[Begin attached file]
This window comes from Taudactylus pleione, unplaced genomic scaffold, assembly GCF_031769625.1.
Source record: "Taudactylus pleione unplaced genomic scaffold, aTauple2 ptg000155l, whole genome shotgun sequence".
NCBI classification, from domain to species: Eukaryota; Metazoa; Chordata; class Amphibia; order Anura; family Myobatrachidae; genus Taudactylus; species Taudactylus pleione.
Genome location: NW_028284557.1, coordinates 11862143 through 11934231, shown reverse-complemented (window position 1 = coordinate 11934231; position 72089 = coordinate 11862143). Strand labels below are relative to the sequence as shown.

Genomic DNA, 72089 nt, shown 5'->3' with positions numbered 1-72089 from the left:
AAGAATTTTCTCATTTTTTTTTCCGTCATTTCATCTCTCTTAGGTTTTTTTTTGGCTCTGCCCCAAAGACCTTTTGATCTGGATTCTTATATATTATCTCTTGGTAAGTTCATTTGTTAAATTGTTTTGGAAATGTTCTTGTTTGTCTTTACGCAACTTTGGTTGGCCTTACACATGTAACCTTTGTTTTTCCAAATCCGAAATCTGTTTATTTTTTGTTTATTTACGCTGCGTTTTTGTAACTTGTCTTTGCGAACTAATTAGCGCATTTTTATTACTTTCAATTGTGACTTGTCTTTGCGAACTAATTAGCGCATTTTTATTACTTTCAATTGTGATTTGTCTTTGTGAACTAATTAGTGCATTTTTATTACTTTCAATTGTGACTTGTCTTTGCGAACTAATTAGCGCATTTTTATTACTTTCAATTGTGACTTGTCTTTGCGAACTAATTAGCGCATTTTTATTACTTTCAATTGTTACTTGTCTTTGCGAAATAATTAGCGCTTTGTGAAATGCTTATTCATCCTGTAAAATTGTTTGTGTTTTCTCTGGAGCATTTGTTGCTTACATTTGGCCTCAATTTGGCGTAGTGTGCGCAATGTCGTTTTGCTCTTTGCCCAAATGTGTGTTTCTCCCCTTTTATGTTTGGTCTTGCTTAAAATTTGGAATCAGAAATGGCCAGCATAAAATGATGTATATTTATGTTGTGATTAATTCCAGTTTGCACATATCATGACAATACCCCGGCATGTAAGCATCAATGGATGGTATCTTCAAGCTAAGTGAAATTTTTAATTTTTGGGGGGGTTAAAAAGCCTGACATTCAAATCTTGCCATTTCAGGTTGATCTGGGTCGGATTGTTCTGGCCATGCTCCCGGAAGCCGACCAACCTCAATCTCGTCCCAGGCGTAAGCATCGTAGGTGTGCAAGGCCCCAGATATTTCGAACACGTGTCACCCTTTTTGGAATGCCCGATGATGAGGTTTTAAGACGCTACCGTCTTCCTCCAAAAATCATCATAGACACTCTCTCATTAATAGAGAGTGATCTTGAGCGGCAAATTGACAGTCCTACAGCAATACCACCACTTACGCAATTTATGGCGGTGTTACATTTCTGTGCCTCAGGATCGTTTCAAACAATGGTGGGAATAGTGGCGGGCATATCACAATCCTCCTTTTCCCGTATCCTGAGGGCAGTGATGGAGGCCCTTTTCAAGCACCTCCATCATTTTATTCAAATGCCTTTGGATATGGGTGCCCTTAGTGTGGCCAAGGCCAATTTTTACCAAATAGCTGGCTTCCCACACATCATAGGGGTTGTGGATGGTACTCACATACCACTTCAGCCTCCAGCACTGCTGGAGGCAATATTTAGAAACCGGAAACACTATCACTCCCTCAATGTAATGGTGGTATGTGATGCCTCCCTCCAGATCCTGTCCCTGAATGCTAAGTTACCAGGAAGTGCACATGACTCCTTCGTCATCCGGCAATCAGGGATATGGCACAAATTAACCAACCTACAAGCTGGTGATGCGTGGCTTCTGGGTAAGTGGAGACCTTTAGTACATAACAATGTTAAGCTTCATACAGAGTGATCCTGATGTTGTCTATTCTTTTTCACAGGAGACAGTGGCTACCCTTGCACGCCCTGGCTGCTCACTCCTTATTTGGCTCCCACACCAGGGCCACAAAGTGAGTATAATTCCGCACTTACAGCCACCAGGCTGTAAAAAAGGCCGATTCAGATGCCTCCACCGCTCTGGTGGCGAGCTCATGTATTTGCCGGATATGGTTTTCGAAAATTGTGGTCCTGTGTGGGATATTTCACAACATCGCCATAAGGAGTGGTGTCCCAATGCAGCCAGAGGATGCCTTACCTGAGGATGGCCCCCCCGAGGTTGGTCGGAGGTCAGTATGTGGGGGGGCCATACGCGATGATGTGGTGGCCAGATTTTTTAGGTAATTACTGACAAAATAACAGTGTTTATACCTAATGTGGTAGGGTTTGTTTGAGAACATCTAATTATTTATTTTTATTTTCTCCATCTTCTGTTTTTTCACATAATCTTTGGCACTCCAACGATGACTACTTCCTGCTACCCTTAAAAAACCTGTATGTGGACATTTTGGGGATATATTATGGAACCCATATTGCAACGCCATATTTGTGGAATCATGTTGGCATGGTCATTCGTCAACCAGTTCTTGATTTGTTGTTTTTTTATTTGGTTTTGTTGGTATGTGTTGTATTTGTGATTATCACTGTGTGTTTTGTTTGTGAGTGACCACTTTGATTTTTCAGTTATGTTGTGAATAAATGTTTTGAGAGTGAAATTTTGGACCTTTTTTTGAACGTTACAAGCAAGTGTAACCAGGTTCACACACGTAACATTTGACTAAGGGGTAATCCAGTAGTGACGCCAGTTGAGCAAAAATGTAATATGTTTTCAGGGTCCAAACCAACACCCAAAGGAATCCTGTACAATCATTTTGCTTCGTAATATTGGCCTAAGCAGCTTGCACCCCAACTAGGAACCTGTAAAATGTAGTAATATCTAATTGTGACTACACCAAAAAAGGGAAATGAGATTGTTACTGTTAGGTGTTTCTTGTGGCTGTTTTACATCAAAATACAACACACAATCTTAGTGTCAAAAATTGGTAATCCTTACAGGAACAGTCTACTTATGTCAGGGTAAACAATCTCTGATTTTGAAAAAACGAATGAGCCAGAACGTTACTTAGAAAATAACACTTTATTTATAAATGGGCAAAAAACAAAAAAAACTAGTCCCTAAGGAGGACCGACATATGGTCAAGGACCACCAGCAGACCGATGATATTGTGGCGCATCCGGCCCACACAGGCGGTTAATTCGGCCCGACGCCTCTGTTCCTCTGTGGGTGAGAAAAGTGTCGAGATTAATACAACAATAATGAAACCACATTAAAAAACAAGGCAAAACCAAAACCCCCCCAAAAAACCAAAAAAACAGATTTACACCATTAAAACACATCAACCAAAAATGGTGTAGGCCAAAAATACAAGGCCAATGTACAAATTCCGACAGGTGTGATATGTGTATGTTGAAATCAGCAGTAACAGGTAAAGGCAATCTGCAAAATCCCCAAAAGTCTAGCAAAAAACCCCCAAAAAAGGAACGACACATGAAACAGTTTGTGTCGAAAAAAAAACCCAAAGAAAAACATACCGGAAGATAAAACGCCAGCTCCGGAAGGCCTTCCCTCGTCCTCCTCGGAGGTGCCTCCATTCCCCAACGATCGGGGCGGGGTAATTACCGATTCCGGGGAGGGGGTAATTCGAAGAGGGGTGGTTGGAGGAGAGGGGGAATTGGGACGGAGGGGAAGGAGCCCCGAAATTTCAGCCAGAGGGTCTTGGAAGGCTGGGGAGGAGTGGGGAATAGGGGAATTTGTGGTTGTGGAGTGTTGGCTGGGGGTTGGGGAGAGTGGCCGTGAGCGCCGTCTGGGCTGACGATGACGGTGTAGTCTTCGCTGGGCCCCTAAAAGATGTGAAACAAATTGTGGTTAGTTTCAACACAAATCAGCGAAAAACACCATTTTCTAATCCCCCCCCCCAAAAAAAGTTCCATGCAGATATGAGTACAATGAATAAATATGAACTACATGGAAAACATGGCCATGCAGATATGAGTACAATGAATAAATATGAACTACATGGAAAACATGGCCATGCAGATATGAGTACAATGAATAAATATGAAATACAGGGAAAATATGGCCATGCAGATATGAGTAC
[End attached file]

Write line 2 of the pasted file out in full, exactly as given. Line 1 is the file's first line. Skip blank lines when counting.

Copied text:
Source record: "Taudactylus pleione unplaced genomic scaffold, aTauple2 ptg000155l, whole genome shotgun sequence".